As many readers know, I’m a (mostly) former pizzamaker. One of the things people always liked to ask me was if I knew how to toss pizza dough in the air, like you see in movies and at some famed pizzerias. Paulie Giannone, founder of Paulie Gee’s pizzeria (I worked at Paulie Gee’s Logan Square, in Chicago), generally discouraged the practice. “Throw is for show,” he’d say. I still did it anyway.
In short, yes, I can toss a dough up in the air, though I’m not particularly great at it. Some of my coworkers were absolutely amazing at a toss, which always delighted kids and adults alike, since the restaurant has an open kitchen. Travis and Danny, two of my former coworkers, have a particular knack for it; Travis always gets some really impressive airtime with his, while Danny mastered a rotational speed that always blows my mind.
Paulie is right, though: for the most part, throwing isn’t a great way to stretch out pizza dough. With softer types of dough, like the Neapolitan-style I frequently dealt with, you run a real risk of poking holes in it when you throw it around. That renders the dough useless during a fast-paced service—and since we cold-fermented the dough in a process that took three days, it was obviously a big waste if we punctured or dropped it.
During slower services, fidgety pizzamakers do like to practice their toss without using restaurant resources. One way we’d practice was by using wet kitchen towels, which have the approximate heft of dough, but it’d have to be the right level of wet. If it was too soggy, it’d spray water everywhere (and onto your coworkers), but if it was too dry, the towel would float around inconsistently and be hard to handle.
There is, however, a specific tool for practice—essentially a toy—called a Throw Dough. It’s exactly what it sounds like: a simulated pizza crust made of silicone that roughly mimics the texture and weight of raw pizza dough. Its edges are ridged to reflect that of an actual pizza crust as well, so the weight is distributed like the real thing.
These tools are fun, and you can get them online. Amazon sells a 13" round for $37, or you can get a similar 13" one through the U.S. Pizza Team’s online store for $25, if you want to learn how to throw pizza dough at home. I have to warn you that they are a little delicate; if you use your fingertips a lot to keep poking the thing up in midair, you run the risk of puncturing it. (Another way in which these things are realistic.)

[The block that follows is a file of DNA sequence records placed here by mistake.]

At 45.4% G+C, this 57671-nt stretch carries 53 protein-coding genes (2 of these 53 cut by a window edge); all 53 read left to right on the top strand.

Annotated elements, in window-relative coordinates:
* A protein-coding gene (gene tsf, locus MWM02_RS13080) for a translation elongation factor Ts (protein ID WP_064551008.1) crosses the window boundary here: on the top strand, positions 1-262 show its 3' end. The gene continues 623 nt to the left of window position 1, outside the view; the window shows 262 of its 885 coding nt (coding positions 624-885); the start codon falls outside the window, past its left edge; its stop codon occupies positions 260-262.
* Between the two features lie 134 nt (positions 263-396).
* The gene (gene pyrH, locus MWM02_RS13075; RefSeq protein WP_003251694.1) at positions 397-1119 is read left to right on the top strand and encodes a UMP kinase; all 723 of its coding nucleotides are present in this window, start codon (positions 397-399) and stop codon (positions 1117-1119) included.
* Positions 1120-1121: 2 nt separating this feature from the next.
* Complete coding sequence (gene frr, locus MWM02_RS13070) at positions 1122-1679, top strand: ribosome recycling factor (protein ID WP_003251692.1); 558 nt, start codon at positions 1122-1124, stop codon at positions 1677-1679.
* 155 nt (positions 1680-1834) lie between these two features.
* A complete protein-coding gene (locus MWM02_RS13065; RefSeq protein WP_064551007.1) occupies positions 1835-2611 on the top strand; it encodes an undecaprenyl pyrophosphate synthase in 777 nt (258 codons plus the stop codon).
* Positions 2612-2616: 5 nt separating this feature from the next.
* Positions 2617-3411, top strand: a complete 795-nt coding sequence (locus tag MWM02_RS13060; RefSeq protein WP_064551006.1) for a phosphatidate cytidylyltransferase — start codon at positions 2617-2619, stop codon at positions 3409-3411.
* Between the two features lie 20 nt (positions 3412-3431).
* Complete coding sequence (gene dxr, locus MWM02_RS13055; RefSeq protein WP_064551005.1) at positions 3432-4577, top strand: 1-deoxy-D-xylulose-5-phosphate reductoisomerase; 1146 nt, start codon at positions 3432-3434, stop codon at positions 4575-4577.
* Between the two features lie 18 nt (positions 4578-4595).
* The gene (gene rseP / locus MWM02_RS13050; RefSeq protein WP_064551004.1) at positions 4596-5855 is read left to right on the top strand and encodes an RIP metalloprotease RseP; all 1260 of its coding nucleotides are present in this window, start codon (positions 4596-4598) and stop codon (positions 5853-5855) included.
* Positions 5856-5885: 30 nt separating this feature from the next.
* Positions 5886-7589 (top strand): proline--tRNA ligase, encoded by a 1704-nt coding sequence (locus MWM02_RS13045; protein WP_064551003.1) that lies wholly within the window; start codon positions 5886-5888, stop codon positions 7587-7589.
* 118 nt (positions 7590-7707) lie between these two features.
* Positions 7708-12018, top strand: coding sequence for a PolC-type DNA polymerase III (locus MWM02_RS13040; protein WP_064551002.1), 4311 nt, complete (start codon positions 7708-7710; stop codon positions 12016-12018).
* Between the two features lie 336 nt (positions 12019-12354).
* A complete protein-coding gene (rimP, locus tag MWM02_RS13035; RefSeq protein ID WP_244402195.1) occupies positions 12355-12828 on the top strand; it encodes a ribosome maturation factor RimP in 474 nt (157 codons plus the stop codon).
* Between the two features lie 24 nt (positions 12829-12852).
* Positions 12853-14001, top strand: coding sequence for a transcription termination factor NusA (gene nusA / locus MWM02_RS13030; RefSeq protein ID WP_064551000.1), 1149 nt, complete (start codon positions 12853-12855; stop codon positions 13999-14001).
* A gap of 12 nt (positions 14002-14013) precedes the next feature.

I am not the most coordinated person, but here’s one thing I know for sure: The launch is really important. Travis always likens it to throwing a layup with a basketball. You want to use the palm of your dominant hand with a slight bit of fingertip to toss the dough up into the air, flicking your wrist sharply (like you’re spinning a basketball for a layup). The dough has to be parallel to the ground when it takes flight; any angles will make it harder to recapture on its descent, or will make it more challenging to keep up in the air if you’re planning on bouncing it back up.
On its way down, you can either let the dough land on the back of your knuckles, poke at it extremely gently with your fingertips (a maneuver that’s only ideal with a Throw Dough), or use the palm of your hand for a re-launch to keep the fun going. A real dough will quickly stretch out to comical proportions, and if you’re good, these things can become paper thin and absolutely enormous. Eventually it will tear, at which point you may or may not cry. A Throw Dough, obviously, won’t get any bigger since it’s made of silicone, but you get infinite tosses from it—or at least theoretically, because they do eventually break down from wear and tear.
Honestly, tossing pizza dough is as fun as it sounds. At home, dough is more of a precious resource since it’s probably destined for dinner, so I really don’t recommend it as a home cooking technique. But if you want to try tossing dough without the loss of a meal, get yourself a practice version to fidget with. And if you don’t have high ceilings, I highly recommend you only practice outside, because at the beginning, disaster is inevitable. With practice, you’ll look like a master pizzaiolo and have a really specific party trick to show your friends. Or you can get a job at a pizzeria, like I did.